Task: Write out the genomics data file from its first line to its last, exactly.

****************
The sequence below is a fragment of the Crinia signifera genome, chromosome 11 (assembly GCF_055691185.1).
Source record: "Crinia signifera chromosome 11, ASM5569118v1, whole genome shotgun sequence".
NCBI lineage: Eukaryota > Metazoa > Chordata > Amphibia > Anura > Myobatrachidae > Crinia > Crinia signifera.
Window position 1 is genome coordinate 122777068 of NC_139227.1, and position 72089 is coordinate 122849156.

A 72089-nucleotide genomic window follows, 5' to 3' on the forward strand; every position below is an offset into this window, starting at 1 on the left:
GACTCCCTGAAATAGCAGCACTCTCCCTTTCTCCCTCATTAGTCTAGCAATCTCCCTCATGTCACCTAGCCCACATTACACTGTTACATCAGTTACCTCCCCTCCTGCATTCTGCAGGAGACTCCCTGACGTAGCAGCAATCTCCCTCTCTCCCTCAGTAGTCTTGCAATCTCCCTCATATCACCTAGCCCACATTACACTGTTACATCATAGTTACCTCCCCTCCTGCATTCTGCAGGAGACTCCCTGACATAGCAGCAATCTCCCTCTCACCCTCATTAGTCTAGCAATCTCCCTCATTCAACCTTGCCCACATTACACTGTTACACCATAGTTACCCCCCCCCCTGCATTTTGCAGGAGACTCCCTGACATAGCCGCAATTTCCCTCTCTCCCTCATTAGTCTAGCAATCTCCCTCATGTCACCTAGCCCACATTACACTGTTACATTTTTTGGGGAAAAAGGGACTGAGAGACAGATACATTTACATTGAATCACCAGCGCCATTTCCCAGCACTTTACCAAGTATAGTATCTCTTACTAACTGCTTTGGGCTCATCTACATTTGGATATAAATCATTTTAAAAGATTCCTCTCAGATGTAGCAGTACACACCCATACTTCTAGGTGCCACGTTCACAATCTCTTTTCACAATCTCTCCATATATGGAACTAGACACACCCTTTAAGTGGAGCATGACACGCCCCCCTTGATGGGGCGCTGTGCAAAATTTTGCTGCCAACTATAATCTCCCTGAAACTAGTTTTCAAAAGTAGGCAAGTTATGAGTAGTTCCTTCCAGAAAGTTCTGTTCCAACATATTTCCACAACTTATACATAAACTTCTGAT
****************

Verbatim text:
The sequence below is a fragment of the Crinia signifera genome, chromosome 11 (assembly GCF_055691185.1).
Source record: "Crinia signifera chromosome 11, ASM5569118v1, whole genome shotgun sequence".
NCBI lineage: Eukaryota > Metazoa > Chordata > Amphibia > Anura > Myobatrachidae > Crinia > Crinia signifera.
Window position 1 is genome coordinate 122777068 of NC_139227.1, and position 72089 is coordinate 122849156.

A 72089-nucleotide genomic window follows, 5' to 3' on the forward strand; every position below is an offset into this window, starting at 1 on the left:
GACTCCCTGAAATAGCAGCACTCTCCCTTTCTCCCTCATTAGTCTAGCAATCTCCCTCATGTCACCTAGCCCACATTACACTGTTACATCAGTTACCTCCCCTCCTGCATTCTGCAGGAGACTCCCTGACGTAGCAGCAATCTCCCTCTCTCCCTCAGTAGTCTTGCAATCTCCCTCATATCACCTAGCCCACATTACACTGTTACATCATAGTTACCTCCCCTCCTGCATTCTGCAGGAGACTCCCTGACATAGCAGCAATCTCCCTCTCACCCTCATTAGTCTAGCAATCTCCCTCATTCAACCTTGCCCACATTACACTGTTACACCATAGTTACCCCCCCCCCTGCATTTTGCAGGAGACTCCCTGACATAGCCGCAATTTCCCTCTCTCCCTCATTAGTCTAGCAATCTCCCTCATGTCACCTAGCCCACATTACACTGTTACATTTTTTGGGGAAAAAGGGACTGAGAGACAGATACATTTACATTGAATCACCAGCGCCATTTCCCAGCACTTTACCAAGTATAGTATCTCTTACTAACTGCTTTGGGCTCATCTACATTTGGATATAAATCATTTTAAAAGATTCCTCTCAGATGTAGCAGTACACACCCATACTTCTAGGTGCCACGTTCACAATCTCTTTTCACAATCTCTCCATATATGGAACTAGACACACCCTTTAAGTGGAGCATGACACGCCCCCCTTGATGGGGCGCTGTGCAAAATTTTGCTGCCAACTATAATCTCCCTGAAACTAGTTTTCAAAAGTAGGCAAGTTATGAGTAGTTCCTTCCAGAAAGTTCTGTTCCAACATATTTCCACAACTTATACATAAACTTCTGAT